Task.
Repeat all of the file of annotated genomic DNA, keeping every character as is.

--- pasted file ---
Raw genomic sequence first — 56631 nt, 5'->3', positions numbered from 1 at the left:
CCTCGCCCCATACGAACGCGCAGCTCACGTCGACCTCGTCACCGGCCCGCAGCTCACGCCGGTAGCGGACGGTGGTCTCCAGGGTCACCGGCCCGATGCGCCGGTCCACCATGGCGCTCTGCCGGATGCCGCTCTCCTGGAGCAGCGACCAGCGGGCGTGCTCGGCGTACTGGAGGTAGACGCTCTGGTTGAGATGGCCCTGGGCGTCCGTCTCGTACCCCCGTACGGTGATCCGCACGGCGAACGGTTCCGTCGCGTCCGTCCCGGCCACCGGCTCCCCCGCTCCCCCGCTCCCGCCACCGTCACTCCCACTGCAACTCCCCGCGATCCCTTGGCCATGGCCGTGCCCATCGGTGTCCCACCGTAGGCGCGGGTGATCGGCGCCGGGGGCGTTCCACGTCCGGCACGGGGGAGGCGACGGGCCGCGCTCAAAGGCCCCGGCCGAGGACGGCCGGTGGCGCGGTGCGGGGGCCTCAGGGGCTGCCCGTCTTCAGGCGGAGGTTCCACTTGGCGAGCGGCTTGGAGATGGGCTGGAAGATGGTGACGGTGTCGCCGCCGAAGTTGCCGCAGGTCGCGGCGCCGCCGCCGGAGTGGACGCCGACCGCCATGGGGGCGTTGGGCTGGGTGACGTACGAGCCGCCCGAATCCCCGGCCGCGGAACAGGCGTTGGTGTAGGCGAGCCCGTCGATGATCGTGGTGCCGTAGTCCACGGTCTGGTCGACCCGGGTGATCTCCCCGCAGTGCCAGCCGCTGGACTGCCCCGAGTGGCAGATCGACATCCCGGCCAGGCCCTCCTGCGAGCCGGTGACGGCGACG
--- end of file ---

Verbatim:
Raw genomic sequence first — 56631 nt, 5'->3', positions numbered from 1 at the left:
CCTCGCCCCATACGAACGCGCAGCTCACGTCGACCTCGTCACCGGCCCGCAGCTCACGCCGGTAGCGGACGGTGGTCTCCAGGGTCACCGGCCCGATGCGCCGGTCCACCATGGCGCTCTGCCGGATGCCGCTCTCCTGGAGCAGCGACCAGCGGGCGTGCTCGGCGTACTGGAGGTAGACGCTCTGGTTGAGATGGCCCTGGGCGTCCGTCTCGTACCCCCGTACGGTGATCCGCACGGCGAACGGTTCCGTCGCGTCCGTCCCGGCCACCGGCTCCCCCGCTCCCCCGCTCCCGCCACCGTCACTCCCACTGCAACTCCCCGCGATCCCTTGGCCATGGCCGTGCCCATCGGTGTCCCACCGTAGGCGCGGGTGATCGGCGCCGGGGGCGTTCCACGTCCGGCACGGGGGAGGCGACGGGCCGCGCTCAAAGGCCCCGGCCGAGGACGGCCGGTGGCGCGGTGCGGGGGCCTCAGGGGCTGCCCGTCTTCAGGCGGAGGTTCCACTTGGCGAGCGGCTTGGAGATGGGCTGGAAGATGGTGACGGTGTCGCCGCCGAAGTTGCCGCAGGTCGCGGCGCCGCCGCCGGAGTGGACGCCGACCGCCATGGGGGCGTTGGGCTGGGTGACGTACGAGCCGCCCGAATCCCCGGCCGCGGAACAGGCGTTGGTGTAGGCGAGCCCGTCGATGATCGTGGTGCCGTAGTCCACGGTCTGGTCGACCCGGGTGATCTCCCCGCAGTGCCAGCCGCTGGACTGCCCCGAGTGGCAGATCGACATCCCGGCCAGGCCCTCCTGCGAGCCGGTGACGGCGACG